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Iran Plane Crash Kills 77

A plane crash in northwest Iran has killed at least 77 people, Iranian authorities said Monday.

A provincial official, Javad Mahmoudi, told the Associated Press that 77 people died when a snowstorm Sunday night forced the national airlines jet to make an emergency landing.

Mahmoudi said 27 were injured, some critically.

The number of deaths was initially unclear. Police originally reported that 71 of the 106 passengers on board died. Meanwhile, Iranian Transport Minister Hamid Behbahani told the press that there were 105 passengers on the plane, including 2 children, and that 72 were killed and 33 lightly injured.

An investigation of the Boeing-727′s black box revealed that pilots reported a technical failure to the control tower before the crash. The craft then broke into several pieces, but there was no explosion or fire, AP reports.

The plane was on a 460-mile flight from Tehran to Orumiyeh and crash-landed in farmland outside the city, where snowy weather conditions impeded rescue efforts.

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Swiss Alps Wildlife Hurt by Increase in Winter Tourism

BERN, Switzerland, Dec. 27 (UPI) — Swiss authorities say they are urging winter tourists to be aware of their impact on wildlife in the Alps.

With the booming popularity of winter sports such as free-ride snowboarding and snowshoe walking, Alpine wildlife — especially its deer population — is being impacted as never before, and officials are becoming concerned that human activity is threatening their survival, Swissinfo reported Sunday.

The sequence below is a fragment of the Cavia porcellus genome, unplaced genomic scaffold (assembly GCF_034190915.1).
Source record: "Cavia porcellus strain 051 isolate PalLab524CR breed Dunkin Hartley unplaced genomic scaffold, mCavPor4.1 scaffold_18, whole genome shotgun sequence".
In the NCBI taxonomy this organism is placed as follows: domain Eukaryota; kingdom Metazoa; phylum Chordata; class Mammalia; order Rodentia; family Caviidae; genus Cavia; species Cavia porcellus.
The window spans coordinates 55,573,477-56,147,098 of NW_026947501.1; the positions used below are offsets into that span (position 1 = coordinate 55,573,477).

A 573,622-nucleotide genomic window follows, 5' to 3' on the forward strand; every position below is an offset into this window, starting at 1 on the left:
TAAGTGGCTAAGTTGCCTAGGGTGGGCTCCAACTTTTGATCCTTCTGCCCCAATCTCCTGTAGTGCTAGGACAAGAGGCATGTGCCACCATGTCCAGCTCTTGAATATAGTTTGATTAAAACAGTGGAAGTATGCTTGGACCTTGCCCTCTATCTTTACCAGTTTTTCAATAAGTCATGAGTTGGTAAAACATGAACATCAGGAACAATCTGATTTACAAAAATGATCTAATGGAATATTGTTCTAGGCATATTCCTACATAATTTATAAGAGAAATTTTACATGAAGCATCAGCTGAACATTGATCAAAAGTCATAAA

In response, Swiss federal wildlife officials, in cooperation with environmental groups and tourism managers, have launched an international awareness campaign urging visitors to stick to established routes, the Web site said.

Swiss mountain ranger Andres Overturf wouldn’t point fingers at any particular sport or activity, but noted that skiers, snowboarders and cross-country snowshoe hikers are all impacting wildlife by taking unpredictable paths.

“Animals can get used to human presence off-piste but only if people stick to the same routes and zones,” Overturf told Swissinfo, saying wild animals are losing crucial retreat spaces and must expend much physical energy to run away through high snow and cold temperatures.

“Added to this is food scarcity and often there is not enough time to rest because of the stress,” he said.

Copyright 2009 by United Press International

Posted in Air Pollution, Animals, Business & Economics, Consumer Products, Ecosystems, Mammals, Nature & Ecosystems, Pollution & Toxins, Recreation & Travel, Walking0 Comments

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